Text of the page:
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Cover -- Media Spectacle -- Copyright -- Contents -- Preface and Acknowledgments -- 1. Media Culture and the Triumph of the Spectacle -- Guy Debord and the Society of the Spectacle -- The Infotainment Society and Technocapitalism -- From Media Culture to Media Spectacle -- Signs of the Times -- Cultural Studies as Diagnostic Critique -- 2. Commodity Spectacle: Mcdonald's as Global Culture -- Mcdonald's and Mcdonaldization -- Theorizing Mcdonald's: A Multiperspectivist Approach -- Mcdonald's Between the Global and the Local -- Mcdonald's Between the Modern and the Postmodern -- Criticizing/Resisting the Mcdonald's Spectacle -- The Case Against Mcdonald's -- Evaluating Mcdonaldization -- The Personal and the Political -- 3. The Sports Spectacle, Michael Jordan, and Nike -- The Sports Spectacle -- The Spectacle of Michael Jordan -- Michael Jordan and the Sports/Race Spectacle -- Michael Jordan, Nike, and the Commodity Spectacle -- Third Coming, Sex Scandals, and the Contradictions of the Spectacle -- Contradictions of Michael Jordan -- Reading Jordan Critically -- 4. Megaspectacle: The O. J. Simpson Murder Trial -- Murder and Media Spectacle in Brentwood -- Spectacle Culture and the Social Construction of Reality -- The Verdict and the Aftermath -- The Simpson Spectacle, Identity Politics, and Postmodernization -- Identity and Identity Politics -- The Simpson Effect: Contradictions of a Megaspectacle -- 5. TV Spectacle: Aliens, Conspiracies, and Biotechnology in the X-Files -- Conspiracy, Paranoia, and Postmodern Aesthetics in the X-Files -- Series Television as Social Critique: "Trust No One" -- The Postmodern Sublime, or "Is the Truth Out There"? -- Postmodern Deconstruction: "I Want to Believe" but … -- Nothing Important Happened Today … Except That Everything Changed -- Representing the Unrepresentable -- 6. Presidential Politics, the Movie.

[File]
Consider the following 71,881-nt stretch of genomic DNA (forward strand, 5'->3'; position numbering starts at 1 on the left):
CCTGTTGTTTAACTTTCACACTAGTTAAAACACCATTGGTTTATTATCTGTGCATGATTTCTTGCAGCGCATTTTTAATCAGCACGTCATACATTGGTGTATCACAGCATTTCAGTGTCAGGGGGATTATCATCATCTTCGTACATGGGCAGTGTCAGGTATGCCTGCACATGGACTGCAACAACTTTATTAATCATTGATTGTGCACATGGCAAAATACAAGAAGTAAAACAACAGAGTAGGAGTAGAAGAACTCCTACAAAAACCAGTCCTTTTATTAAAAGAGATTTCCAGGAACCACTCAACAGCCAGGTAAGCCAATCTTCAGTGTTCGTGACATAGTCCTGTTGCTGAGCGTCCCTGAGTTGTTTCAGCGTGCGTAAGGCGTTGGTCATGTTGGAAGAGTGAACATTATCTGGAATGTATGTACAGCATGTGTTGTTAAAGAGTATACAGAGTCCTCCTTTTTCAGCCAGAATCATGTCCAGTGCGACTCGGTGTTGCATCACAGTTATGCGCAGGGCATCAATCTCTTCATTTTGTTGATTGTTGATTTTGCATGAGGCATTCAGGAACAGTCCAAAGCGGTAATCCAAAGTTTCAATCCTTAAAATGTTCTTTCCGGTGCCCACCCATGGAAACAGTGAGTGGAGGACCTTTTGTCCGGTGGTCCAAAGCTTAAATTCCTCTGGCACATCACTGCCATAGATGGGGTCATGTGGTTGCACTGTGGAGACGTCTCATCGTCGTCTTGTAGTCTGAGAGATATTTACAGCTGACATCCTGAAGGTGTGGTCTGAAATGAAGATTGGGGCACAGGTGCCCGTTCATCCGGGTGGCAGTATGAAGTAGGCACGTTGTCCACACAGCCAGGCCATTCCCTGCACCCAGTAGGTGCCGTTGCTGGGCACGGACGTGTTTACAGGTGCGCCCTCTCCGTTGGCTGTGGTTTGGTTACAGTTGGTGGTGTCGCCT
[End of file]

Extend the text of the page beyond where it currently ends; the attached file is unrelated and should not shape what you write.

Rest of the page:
Jfk, the Movie -- Lbj and Nixon: Bad Movies -- Ford and Carter: Indifferent Presidencies and Poor Spectacle -- Ronald Reagan, the Acting President -- Bush I, Mixed Spectacle, Failed Presidency -- The Clinton Spectacle -- Bush II, Grand Theft 2000, and Terror War -- Conclusion: Democratic Politics and Spectacle Culture in the New Millennium -- References -- Index.
During the mid-1990s, the O.J. Simpson murder trial dominated the media in the United States and were circulated throughout the world via global communications networks. The case became a spectacle of race, gender, class and violence, bringing in elements of domestic melodrama, crime drama and legal drama. According to this fascinating new book, the Simpson case was just one example of what the author calls 'media spectacle' - a form of media culture that puts contemporary dreams, nightmares, fantasies and values on display. Through the analysis of several such media spectacles - including Elvis, The X Files, Michael Jordan, and the Bill Clinton sex scandals - Doug Kellner draws out important insights into media, journalism, the public sphere and politics in an era of new technologies. In this excellent follow up to his best selling Media Culture, Kellner's fascinating new volume delivers an informative read for students of sociology, culture and media.
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Electronic reproduction. Ann Arbor, Michigan : ProQuest Ebook Central, 2019. Available via World Wide Web. Access may be limited to ProQuest Ebook Central affiliated libraries.